German go-it-alone response to Biden's green subsidy plan sets off alarm for EU
Bloomberg December 14, 2022
Berlin's response to Joe Biden's green subsidy plan is setting off alarm bells in Paris and Madrid, where officials are concerned it could give German firms an unfair advantage over their European rivals.
While the German government is considering a €10 billion ($10.7 billion) package of support for companies switching to green technology, France and Spain want to see European Union leaders come up with a joint response, officials from those capitals said.
Further European funding to protect companies and jobs will be discussed at a summit in Brussels Thursday, the French and Spanish officials said, asking not to be named discussing private conversations. The agenda for the meeting includes energy, security and industrial policy.
Germany has pushed back against calls for a more aggressive European response to Biden's $369 billion Inflation Reduction Act, arguing instead for streamlining the distribution of existing EU funding. A Spanish official said that while there's room to work on how funds are disbursed, a stronger response is required to protect industries such as autos that are trying to navigate the switch to electric cars. The two countries could further coordinate their position during a visit by Emmanuel Macron to Madrid in January.
Berlin had already irked other member states when it unveiled a €200 billion plan to shield German companies and consumers from surging energy prices.
European leaders have warned that the U.S. legislation could hurt European companies. However, EU officials said privately that leaders are wary of fueling tensions with Washington when the U.S. is playing a central role in supporting Ukraine's fight against Russia. That concern is especially acute in Berlin, where Chancellor Olaf Scholz is keen to revive trade talks between the EU and the U.S.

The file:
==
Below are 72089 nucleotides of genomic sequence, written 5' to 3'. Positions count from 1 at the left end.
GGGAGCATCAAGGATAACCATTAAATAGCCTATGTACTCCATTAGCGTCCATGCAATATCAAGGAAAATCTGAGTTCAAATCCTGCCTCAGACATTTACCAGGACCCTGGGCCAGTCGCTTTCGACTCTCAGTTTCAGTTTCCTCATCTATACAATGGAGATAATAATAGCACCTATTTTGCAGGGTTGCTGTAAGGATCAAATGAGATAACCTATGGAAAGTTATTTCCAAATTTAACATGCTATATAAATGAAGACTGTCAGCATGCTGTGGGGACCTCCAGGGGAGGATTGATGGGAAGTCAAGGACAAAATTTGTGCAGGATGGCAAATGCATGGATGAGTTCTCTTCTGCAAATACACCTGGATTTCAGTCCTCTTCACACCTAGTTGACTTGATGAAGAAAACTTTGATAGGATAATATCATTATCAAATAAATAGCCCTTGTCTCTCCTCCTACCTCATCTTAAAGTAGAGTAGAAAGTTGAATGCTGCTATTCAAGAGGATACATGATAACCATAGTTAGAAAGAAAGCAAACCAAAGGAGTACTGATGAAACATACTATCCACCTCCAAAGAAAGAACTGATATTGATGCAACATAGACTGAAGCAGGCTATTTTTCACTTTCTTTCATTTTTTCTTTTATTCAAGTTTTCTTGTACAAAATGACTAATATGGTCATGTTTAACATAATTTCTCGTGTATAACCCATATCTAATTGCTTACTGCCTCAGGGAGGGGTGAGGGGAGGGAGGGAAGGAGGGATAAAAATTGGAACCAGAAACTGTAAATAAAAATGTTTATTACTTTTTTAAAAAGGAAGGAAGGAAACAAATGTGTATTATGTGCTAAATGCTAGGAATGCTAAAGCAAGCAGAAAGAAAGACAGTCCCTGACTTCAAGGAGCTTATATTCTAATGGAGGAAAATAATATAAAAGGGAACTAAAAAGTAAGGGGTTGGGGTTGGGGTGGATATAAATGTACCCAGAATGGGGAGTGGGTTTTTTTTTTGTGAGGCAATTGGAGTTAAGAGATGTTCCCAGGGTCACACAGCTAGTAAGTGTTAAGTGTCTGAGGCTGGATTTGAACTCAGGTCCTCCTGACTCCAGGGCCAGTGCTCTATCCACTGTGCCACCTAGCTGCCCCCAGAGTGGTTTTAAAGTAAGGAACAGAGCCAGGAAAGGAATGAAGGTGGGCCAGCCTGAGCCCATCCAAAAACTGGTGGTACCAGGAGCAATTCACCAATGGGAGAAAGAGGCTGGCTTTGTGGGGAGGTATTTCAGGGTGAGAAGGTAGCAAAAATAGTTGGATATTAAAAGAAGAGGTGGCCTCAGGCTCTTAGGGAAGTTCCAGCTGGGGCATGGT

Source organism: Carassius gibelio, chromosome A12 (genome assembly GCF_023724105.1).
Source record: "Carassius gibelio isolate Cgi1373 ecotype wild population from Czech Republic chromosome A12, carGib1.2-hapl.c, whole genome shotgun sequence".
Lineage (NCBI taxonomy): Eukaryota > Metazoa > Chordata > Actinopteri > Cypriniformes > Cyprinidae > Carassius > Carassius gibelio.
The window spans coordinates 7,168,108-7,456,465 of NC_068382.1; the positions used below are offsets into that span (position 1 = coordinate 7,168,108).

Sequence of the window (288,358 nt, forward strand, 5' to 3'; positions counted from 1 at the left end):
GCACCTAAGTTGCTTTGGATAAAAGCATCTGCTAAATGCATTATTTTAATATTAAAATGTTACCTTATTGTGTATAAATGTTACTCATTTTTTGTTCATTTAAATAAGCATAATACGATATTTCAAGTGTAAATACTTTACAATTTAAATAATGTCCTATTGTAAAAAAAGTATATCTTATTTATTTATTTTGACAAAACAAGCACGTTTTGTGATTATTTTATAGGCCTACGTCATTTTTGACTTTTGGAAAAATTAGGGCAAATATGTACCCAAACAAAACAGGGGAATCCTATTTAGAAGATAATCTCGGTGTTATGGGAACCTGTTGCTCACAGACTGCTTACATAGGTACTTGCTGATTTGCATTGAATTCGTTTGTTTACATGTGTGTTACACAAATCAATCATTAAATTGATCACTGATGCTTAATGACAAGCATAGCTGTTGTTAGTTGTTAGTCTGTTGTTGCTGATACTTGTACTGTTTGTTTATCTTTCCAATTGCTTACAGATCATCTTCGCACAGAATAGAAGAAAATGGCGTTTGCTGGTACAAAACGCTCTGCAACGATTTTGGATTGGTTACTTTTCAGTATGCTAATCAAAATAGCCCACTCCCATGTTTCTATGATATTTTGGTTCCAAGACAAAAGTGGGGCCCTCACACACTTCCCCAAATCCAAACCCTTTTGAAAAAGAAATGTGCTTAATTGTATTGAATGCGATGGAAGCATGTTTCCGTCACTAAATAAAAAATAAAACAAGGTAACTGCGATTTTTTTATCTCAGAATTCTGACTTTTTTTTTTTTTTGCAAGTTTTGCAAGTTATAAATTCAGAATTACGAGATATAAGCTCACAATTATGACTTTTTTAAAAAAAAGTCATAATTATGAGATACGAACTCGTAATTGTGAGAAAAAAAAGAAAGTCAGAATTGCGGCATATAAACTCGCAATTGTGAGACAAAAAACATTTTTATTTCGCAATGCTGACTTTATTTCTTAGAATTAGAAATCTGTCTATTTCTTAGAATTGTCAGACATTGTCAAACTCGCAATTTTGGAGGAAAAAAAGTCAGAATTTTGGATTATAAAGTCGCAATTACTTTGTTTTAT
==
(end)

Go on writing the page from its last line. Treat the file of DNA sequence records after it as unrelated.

During Thursday's talks, EU leaders may ask the European Commission to assess how much money from the existing budget could be redirected to support EU companies and to look at potential changes to the bloc's restrictions on state aid, an EU official said. Those discussions may continue at another summit in February.
Discussions on Biden's climate package come as member states are increasingly worried about the loss of competitiveness with U.S. and Asian countries, according to an EU official.
The head of the EU's executive branch, Ursula Von der Leyen, already suggested topping up existing funds and loans designed to help the bloc become independent from Russian fossil fuels and to weather the COVID pandemic. She also called for the creation of a new "sovereignty fund" for green technologies.
While she did not specify whether this new tool would be funded by joint borrowing, the proposal echoed the jointly backed COVID recovery fund created in 2020, raising worries among more fiscally conservative European member states.
After France and Germany agreed to push forward a proposal for joint borrowing to weather the COVID pandemic in 2020, Macron had already suggested a more ambitious industrial plan based on common debt to match the U.S. response to the pandemic. While France quietly backed down in the face of opposition from partners, the idea remains alive in Paris.
Bloomberg's Jorge Valero and Alberto Nardelli contributed to this report.